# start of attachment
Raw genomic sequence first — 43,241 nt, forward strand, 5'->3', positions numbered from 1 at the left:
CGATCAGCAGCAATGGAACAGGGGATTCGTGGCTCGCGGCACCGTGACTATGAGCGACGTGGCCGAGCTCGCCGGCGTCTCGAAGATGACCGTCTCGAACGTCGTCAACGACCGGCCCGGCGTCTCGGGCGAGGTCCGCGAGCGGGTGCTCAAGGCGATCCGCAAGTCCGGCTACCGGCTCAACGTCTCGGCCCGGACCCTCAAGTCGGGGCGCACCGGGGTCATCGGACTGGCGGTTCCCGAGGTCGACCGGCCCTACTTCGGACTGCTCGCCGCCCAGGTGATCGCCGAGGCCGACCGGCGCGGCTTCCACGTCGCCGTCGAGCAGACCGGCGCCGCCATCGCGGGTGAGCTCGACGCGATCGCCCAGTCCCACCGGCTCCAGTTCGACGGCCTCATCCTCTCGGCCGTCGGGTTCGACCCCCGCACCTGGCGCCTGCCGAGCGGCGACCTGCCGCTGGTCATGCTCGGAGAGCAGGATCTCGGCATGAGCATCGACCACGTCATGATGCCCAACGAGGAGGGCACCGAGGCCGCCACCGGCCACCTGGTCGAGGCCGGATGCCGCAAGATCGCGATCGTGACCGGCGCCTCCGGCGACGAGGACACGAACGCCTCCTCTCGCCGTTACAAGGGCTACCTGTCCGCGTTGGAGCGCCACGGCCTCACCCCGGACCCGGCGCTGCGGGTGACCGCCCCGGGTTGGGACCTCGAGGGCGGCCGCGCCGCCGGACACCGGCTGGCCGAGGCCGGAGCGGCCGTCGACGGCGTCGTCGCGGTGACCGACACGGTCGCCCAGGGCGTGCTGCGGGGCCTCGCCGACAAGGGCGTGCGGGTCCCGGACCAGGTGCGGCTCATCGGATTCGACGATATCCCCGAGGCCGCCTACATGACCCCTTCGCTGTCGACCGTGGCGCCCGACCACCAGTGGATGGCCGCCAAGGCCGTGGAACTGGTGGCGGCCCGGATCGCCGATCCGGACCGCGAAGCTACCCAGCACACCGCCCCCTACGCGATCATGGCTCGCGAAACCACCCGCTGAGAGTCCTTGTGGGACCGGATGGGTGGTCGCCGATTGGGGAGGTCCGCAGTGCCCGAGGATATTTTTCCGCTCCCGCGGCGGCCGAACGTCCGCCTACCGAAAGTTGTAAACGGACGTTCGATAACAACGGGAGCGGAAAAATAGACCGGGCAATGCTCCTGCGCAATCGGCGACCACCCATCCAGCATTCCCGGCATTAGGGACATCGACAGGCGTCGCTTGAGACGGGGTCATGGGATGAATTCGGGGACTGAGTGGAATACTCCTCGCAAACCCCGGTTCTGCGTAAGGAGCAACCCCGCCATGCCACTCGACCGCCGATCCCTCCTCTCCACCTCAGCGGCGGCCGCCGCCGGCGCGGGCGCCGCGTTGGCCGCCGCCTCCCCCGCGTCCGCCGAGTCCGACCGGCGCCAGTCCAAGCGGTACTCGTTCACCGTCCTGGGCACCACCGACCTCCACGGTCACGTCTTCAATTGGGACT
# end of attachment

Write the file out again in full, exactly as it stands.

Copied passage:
Raw genomic sequence first — 43,241 nt, forward strand, 5'->3', positions numbered from 1 at the left:
CGATCAGCAGCAATGGAACAGGGGATTCGTGGCTCGCGGCACCGTGACTATGAGCGACGTGGCCGAGCTCGCCGGCGTCTCGAAGATGACCGTCTCGAACGTCGTCAACGACCGGCCCGGCGTCTCGGGCGAGGTCCGCGAGCGGGTGCTCAAGGCGATCCGCAAGTCCGGCTACCGGCTCAACGTCTCGGCCCGGACCCTCAAGTCGGGGCGCACCGGGGTCATCGGACTGGCGGTTCCCGAGGTCGACCGGCCCTACTTCGGACTGCTCGCCGCCCAGGTGATCGCCGAGGCCGACCGGCGCGGCTTCCACGTCGCCGTCGAGCAGACCGGCGCCGCCATCGCGGGTGAGCTCGACGCGATCGCCCAGTCCCACCGGCTCCAGTTCGACGGCCTCATCCTCTCGGCCGTCGGGTTCGACCCCCGCACCTGGCGCCTGCCGAGCGGCGACCTGCCGCTGGTCATGCTCGGAGAGCAGGATCTCGGCATGAGCATCGACCACGTCATGATGCCCAACGAGGAGGGCACCGAGGCCGCCACCGGCCACCTGGTCGAGGCCGGATGCCGCAAGATCGCGATCGTGACCGGCGCCTCCGGCGACGAGGACACGAACGCCTCCTCTCGCCGTTACAAGGGCTACCTGTCCGCGTTGGAGCGCCACGGCCTCACCCCGGACCCGGCGCTGCGGGTGACCGCCCCGGGTTGGGACCTCGAGGGCGGCCGCGCCGCCGGACACCGGCTGGCCGAGGCCGGAGCGGCCGTCGACGGCGTCGTCGCGGTGACCGACACGGTCGCCCAGGGCGTGCTGCGGGGCCTCGCCGACAAGGGCGTGCGGGTCCCGGACCAGGTGCGGCTCATCGGATTCGACGATATCCCCGAGGCCGCCTACATGACCCCTTCGCTGTCGACCGTGGCGCCCGACCACCAGTGGATGGCCGCCAAGGCCGTGGAACTGGTGGCGGCCCGGATCGCCGATCCGGACCGCGAAGCTACCCAGCACACCGCCCCCTACGCGATCATGGCTCGCGAAACCACCCGCTGAGAGTCCTTGTGGGACCGGATGGGTGGTCGCCGATTGGGGAGGTCCGCAGTGCCCGAGGATATTTTTCCGCTCCCGCGGCGGCCGAACGTCCGCCTACCGAAAGTTGTAAACGGACGTTCGATAACAACGGGAGCGGAAAAATAGACCGGGCAATGCTCCTGCGCAATCGGCGACCACCCATCCAGCATTCCCGGCATTAGGGACATCGACAGGCGTCGCTTGAGACGGGGTCATGGGATGAATTCGGGGACTGAGTGGAATACTCCTCGCAAACCCCGGTTCTGCGTAAGGAGCAACCCCGCCATGCCACTCGACCGCCGATCCCTCCTCTCCACCTCAGCGGCGGCCGCCGCCGGCGCGGGCGCCGCGTTGGCCGCCGCCTCCCCCGCGTCCGCCGAGTCCGACCGGCGCCAGTCCAAGCGGTACTCGTTCACCGTCCTGGGCACCACCGACCTCCACGGTCACGTCTTCAATTGGGACT